Indian Painting for the East India Company

Peter Parker at Literary Review:

Unlike much that was extracted from India, these paintings were not plunder, and those who created them were properly remunerated and often received due credit for their work. When annotating the paintings of birds and animals she commissioned, Lady Impey, wife of the chief justice of the Supreme Court in Calcutta, left a space for the artists’ names to be inscribed in Persian. Similarly, the outstanding studies of animals commissioned between 1795 and 1818 by the surgeon Francis Buchanan bear the inscription ‘Haludar Pinxt’, which means that this Bengali artist became known in Europe during his lifetime. Indeed, his image of an Indian Sambar deer, sent to the Company’s library in Leadenhall Street in 1808, was cited at the time in French and German scientific journals precisely because it had been ‘painted on the spot’ and provided the first accurate record of the animal’s appearance. It was also, like many of these paintings, a work of art in its own right, a perfect example of the fruitful confluence of European science and Indian sensibility.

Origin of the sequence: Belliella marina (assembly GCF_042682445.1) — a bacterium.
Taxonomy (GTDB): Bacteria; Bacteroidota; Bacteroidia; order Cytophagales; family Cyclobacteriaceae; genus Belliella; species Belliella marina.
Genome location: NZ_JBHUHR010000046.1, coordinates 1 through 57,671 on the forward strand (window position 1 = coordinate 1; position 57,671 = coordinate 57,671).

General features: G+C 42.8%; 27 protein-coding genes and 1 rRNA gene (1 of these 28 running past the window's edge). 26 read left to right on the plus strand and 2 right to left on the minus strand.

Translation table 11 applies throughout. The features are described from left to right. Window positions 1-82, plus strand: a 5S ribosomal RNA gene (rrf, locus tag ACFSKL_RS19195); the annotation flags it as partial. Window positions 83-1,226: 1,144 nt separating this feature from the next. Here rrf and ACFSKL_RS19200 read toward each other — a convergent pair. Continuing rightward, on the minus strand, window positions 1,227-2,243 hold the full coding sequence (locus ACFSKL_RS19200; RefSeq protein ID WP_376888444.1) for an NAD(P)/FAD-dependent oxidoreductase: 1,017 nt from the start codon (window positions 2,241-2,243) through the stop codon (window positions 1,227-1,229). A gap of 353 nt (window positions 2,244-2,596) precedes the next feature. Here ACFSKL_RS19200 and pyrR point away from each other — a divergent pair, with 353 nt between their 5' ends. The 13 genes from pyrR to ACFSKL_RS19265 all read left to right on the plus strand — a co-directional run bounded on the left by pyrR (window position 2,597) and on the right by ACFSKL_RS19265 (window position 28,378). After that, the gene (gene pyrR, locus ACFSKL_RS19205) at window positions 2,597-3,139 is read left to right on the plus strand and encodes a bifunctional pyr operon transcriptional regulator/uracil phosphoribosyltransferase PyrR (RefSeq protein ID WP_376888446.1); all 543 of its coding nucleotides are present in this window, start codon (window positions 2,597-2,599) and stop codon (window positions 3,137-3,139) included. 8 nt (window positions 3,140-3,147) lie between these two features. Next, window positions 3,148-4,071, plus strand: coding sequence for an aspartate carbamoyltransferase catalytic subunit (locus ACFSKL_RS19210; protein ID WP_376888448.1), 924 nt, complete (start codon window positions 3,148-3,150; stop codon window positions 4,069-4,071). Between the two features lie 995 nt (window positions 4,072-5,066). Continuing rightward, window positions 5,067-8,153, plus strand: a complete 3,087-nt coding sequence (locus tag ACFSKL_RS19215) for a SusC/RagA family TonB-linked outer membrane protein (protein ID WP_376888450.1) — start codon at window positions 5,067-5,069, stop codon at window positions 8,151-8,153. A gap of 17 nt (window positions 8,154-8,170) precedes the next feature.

more here.